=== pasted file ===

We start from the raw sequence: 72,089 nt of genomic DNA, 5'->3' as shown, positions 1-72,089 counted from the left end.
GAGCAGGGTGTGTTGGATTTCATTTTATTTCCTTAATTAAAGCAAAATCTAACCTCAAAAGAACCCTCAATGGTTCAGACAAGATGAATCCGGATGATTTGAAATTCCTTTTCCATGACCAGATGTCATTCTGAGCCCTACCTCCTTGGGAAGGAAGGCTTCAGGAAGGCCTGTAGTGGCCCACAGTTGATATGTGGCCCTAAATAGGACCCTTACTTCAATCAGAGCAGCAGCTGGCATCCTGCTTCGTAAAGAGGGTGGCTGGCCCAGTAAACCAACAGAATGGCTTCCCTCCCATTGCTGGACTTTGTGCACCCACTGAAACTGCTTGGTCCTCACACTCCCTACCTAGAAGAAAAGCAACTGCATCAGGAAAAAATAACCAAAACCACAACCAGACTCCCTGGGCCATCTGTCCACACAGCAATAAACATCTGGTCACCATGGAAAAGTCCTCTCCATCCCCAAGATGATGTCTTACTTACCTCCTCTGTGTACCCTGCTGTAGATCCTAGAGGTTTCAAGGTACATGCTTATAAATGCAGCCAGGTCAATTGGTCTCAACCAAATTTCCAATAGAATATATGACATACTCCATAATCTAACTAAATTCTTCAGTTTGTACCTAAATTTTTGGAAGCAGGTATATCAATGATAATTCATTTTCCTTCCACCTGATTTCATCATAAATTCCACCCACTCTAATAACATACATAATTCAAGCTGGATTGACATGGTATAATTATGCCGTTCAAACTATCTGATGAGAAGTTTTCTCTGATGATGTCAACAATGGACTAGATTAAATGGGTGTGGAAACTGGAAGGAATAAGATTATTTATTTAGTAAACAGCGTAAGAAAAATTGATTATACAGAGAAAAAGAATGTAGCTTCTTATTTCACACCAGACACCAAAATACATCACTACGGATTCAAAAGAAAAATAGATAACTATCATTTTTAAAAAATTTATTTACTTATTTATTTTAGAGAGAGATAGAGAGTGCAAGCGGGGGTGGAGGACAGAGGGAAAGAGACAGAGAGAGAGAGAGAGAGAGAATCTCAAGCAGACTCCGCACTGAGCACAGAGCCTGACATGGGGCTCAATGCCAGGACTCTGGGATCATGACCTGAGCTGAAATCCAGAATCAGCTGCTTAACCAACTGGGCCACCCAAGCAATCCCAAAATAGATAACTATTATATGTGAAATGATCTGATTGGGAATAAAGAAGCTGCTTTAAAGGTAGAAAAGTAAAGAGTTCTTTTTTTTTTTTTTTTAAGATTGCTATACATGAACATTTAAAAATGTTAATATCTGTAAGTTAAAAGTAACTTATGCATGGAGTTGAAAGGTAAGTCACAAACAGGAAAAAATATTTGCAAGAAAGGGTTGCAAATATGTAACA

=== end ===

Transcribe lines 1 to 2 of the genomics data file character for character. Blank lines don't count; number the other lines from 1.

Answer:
We start from the raw sequence: 72,089 nt of genomic DNA, 5'->3' as shown, positions 1-72,089 counted from the left end.
GAGCAGGGTGTGTTGGATTTCATTTTATTTCCTTAATTAAAGCAAAATCTAACCTCAAAAGAACCCTCAATGGTTCAGACAAGATGAATCCGGATGATTTGAAATTCCTTTTCCATGACCAGATGTCATTCTGAGCCCTACCTCCTTGGGAAGGAAGGCTTCAGGAAGGCCTGTAGTGGCCCACAGTTGATATGTGGCCCTAAATAGGACCCTTACTTCAATCAGAGCAGCAGCTGGCATCCTGCTTCGTAAAGAGGGTGGCTGGCCCAGTAAACCAACAGAATGGCTTCCCTCCCATTGCTGGACTTTGTGCACCCACTGAAACTGCTTGGTCCTCACACTCCCTACCTAGAAGAAAAGCAACTGCATCAGGAAAAAATAACCAAAACCACAACCAGACTCCCTGGGCCATCTGTCCACACAGCAATAAACATCTGGTCACCATGGAAAAGTCCTCTCCATCCCCAAGATGATGTCTTACTTACCTCCTCTGTGTACCCTGCTGTAGATCCTAGAGGTTTCAAGGTACATGCTTATAAATGCAGCCAGGTCAATTGGTCTCAACCAAATTTCCAATAGAATATATGACATACTCCATAATCTAACTAAATTCTTCAGTTTGTACCTAAATTTTTGGAAGCAGGTATATCAATGATAATTCATTTTCCTTCCACCTGATTTCATCATAAATTCCACCCACTCTAATAACATACATAATTCAAGCTGGATTGACATGGTATAATTATGCCGTTCAAACTATCTGATGAGAAGTTTTCTCTGATGATGTCAACAATGGACTAGATTAAATGGGTGTGGAAACTGGAAGGAATAAGATTATTTATTTAGTAAACAGCGTAAGAAAAATTGATTATACAGAGAAAAAGAATGTAGCTTCTTATTTCACACCAGACACCAAAATACATCACTACGGATTCAAAAGAAAAATAGATAACTATCATTTTTAAAAAATTTATTTACTTATTTATTTTAGAGAGAGATAGAGAGTGCAAGCGGGGGTGGAGGACAGAGGGAAAGAGACAGAGAGAGAGAGAGAGAGAGAATCTCAAGCAGACTCCGCACTGAGCACAGAGCCTGACATGGGGCTCAATGCCAGGACTCTGGGATCATGACCTGAGCTGAAATCCAGAATCAGCTGCTTAACCAACTGGGCCACCCAAGCAATCCCAAAATAGATAACTATTATATGTGAAATGATCTGATTGGGAATAAAGAAGCTGCTTTAAAGGTAGAAAAGTAAAGAGTTCTTTTTTTTTTTTTTTTAAGATTGCTATACATGAACATTTAAAAATGTTAATATCTGTAAGTTAAAAGTAACTTATGCATGGAGTTGAAAGGTAAGTCACAAACAGGAAAAAATATTTGCAAGAAAGGGTTGCAAATATGTAACA